However, much of what has been written about lean has focused exclusively on the tools of stabilization with very little about problem solving. One nugget: when I was doing my initial research about Toyota, TPS, and lean, I found thousands of books and articles about tools. Only 3 mentioned ‘jidoka,’ a pillar of the Toyota temple, the underlying principle that all work be designed to identify and call out problems when and where they occur.
In short, if Lean = tools (value stream maps, single minute exchange of dies, 5S, cells, pull systems, super market inventory stores, and the like), managers will delegate to technicians, be they internal or external ‘kaizen jockeys.’
REASON 2: MANAGERS TRAINED FOR DECISION MAKING, NOT DISCOVERY AND DEVELOPMENT
There is an alternative explanation for why C level and other senior leaders don’t embrace lean as a strategic concern. Their training has largely been about making decisions about transactions, not about making discoveries in pursuit of useful knowledge.
First, let me argue briefly that Toyota’s success has been rooted in an exceptional rate of individual and organizational learning. It was an awful car maker in the 1950s, achieved parity in productivity by the late 1960s (see Michael Cusumano’s History of the Japanese Automobile Industry), and superiority in affordability and reliability by the 1970s. Then there was the learning and discovery underpinning expansion in models, brands (Lexus and Scion), regional expansion of design and production, and technological leadership (e.g., hybrid drive).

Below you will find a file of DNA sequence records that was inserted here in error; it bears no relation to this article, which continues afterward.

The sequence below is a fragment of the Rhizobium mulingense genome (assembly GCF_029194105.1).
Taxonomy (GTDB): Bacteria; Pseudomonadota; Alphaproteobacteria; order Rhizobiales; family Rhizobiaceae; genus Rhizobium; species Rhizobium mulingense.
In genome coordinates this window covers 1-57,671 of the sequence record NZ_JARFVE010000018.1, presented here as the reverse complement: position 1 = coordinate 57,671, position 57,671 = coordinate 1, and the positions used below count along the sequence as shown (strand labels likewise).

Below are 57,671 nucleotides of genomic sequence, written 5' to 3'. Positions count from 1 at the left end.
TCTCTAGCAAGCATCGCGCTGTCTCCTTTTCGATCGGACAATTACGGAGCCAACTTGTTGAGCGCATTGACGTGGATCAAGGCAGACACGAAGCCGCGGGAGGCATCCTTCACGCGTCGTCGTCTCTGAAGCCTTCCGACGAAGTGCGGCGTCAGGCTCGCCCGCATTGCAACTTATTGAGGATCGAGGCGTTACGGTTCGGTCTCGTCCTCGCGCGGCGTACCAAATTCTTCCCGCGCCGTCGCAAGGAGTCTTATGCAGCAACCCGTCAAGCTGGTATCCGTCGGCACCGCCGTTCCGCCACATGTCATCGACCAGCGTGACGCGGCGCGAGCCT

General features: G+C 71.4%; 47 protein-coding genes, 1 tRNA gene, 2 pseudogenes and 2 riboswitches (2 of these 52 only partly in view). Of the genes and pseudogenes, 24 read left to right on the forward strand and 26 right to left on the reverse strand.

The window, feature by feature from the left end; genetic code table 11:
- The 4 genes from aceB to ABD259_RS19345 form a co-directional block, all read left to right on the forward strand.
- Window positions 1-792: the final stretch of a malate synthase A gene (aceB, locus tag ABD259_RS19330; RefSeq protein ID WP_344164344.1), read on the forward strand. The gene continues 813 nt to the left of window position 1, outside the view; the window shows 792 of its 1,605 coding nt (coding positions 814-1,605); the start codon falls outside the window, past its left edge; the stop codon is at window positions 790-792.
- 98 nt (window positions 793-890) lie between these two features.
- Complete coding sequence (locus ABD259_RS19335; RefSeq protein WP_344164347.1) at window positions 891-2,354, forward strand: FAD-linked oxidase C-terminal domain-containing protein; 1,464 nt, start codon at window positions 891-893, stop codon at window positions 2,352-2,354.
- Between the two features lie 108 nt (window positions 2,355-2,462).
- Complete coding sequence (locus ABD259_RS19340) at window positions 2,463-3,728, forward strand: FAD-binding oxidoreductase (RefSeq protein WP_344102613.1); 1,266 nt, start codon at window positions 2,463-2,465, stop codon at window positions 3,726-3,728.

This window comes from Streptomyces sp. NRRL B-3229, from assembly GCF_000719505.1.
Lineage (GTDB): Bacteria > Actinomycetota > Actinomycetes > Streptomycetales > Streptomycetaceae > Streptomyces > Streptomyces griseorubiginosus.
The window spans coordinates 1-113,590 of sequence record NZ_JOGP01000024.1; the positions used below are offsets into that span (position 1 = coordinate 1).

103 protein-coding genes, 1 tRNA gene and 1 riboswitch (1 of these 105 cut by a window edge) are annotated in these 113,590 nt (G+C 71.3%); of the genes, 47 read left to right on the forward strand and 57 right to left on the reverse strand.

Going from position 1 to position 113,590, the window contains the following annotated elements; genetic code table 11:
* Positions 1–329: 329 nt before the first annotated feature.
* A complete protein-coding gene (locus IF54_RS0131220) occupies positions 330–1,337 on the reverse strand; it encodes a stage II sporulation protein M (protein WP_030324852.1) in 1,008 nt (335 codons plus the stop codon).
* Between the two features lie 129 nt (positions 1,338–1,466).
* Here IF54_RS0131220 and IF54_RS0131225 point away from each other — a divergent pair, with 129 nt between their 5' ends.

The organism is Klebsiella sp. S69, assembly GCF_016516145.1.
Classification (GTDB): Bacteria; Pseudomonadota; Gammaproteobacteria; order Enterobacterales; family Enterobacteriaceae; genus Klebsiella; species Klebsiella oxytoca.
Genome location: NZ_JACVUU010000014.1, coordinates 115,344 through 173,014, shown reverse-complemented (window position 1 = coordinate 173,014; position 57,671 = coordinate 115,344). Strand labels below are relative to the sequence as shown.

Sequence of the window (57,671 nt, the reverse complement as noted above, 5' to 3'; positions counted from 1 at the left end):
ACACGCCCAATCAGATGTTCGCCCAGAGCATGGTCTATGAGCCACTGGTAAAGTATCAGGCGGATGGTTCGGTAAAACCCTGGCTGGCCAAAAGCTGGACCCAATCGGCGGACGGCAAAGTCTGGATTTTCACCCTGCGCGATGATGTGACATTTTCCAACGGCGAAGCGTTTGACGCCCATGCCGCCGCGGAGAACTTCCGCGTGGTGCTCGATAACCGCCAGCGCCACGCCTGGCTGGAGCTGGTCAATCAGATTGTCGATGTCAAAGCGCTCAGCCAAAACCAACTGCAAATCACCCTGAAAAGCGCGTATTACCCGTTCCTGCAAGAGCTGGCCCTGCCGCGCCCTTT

To be like Toyota, you have to have the skills to learn like Toyota (*: see below for a list of those skills).
The thing is, business managers are not trained to learn/discover. Rather they are trained to decide about transactions. Consider the MBA curriculum core:
Finance–how to value transactions
Accounting–how to track transactions
Strategy–taught as a transactional discipline of entering or exiting markets based on relative strength and weakness.
OM courses–heavily pervaded by analytical tools (in support of decisions).
Largely absent: scientific method, experimentation, exploration, learning methods, teaching methods, etc.
Therefore, even for those who have seen TPS et al as management systems rooted in organizational learning and broad based, non stop, high velocity discovery are ill prepared to switch from decision mode to discovery mode.
Conclusion: There are two compelling reasons why senior leaders are often absent from lean efforts. Either they’ve been led to believe that it is the work of the shop floor technocrats for which their responsibility is hiring and funding, or they’re unprepared to lead, engaged in discovery and development, as is actually required.
(*) In The High Velocity Edge, I offer that these skills are expressed in knowing how to
(1) design and operate work processes to see problems as they occur,
(2) solve problems rigorously so the ignorance underpinning them is converted into useful knowledge,
(3) share local discoveries rigorously and vigorously so they are incorporated systemically, and
(4) engage as leaders in developing these skills in those for whom one has responsibility.
See “The Second Toyota Paradox,” by Ward, Liker, Cristiano, and Sobek, in Sloan Management Review, 1995, for examples in product design (cited in Chapter 8 of The High Velocity Edge).